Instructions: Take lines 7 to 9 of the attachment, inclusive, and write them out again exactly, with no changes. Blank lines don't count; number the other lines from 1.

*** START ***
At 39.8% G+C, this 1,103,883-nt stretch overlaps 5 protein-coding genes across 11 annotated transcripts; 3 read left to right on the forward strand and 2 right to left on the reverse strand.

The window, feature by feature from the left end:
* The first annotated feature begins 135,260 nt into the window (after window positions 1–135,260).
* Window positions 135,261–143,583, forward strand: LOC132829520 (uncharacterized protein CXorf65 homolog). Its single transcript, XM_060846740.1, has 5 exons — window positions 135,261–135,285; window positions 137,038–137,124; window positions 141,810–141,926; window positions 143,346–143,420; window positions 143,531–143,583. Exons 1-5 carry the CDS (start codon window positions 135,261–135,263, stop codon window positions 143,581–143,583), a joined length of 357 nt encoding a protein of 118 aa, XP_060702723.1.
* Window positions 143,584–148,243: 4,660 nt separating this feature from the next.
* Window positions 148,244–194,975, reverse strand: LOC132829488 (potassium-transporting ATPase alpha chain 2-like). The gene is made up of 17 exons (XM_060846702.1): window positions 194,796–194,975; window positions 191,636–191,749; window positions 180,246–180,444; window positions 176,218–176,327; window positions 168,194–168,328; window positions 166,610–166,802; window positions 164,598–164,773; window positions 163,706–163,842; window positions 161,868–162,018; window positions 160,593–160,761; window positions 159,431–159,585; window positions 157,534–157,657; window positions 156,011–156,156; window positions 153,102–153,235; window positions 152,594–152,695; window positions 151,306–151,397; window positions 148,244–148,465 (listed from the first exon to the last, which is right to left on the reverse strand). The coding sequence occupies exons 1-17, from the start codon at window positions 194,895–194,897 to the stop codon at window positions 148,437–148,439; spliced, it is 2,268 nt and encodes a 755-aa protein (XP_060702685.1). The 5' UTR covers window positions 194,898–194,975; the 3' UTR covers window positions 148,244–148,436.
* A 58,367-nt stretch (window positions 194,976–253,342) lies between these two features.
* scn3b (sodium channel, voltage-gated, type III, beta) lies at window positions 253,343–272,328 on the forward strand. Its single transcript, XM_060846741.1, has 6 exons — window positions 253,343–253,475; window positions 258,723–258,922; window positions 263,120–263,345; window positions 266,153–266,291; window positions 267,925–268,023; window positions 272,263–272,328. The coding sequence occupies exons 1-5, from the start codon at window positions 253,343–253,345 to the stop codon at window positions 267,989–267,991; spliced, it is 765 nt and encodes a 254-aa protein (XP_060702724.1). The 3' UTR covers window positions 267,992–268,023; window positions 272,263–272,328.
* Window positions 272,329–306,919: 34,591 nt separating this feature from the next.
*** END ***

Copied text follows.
* A 58,367-nt stretch (window positions 194,976–253,342) lies between these two features.
* scn3b (sodium channel, voltage-gated, type III, beta) lies at window positions 253,343–272,328 on the forward strand. Its single transcript, XM_060846741.1, has 6 exons — window positions 253,343–253,475; window positions 258,723–258,922; window positions 263,120–263,345; window positions 266,153–266,291; window positions 267,925–268,023; window positions 272,263–272,328. The coding sequence occupies exons 1-5, from the start codon at window positions 253,343–253,345 to the stop codon at window positions 267,989–267,991; spliced, it is 765 nt and encodes a 254-aa protein (XP_060702724.1). The 3' UTR covers window positions 267,992–268,023; window positions 272,263–272,328.
* Window positions 272,329–306,919: 34,591 nt separating this feature from the next.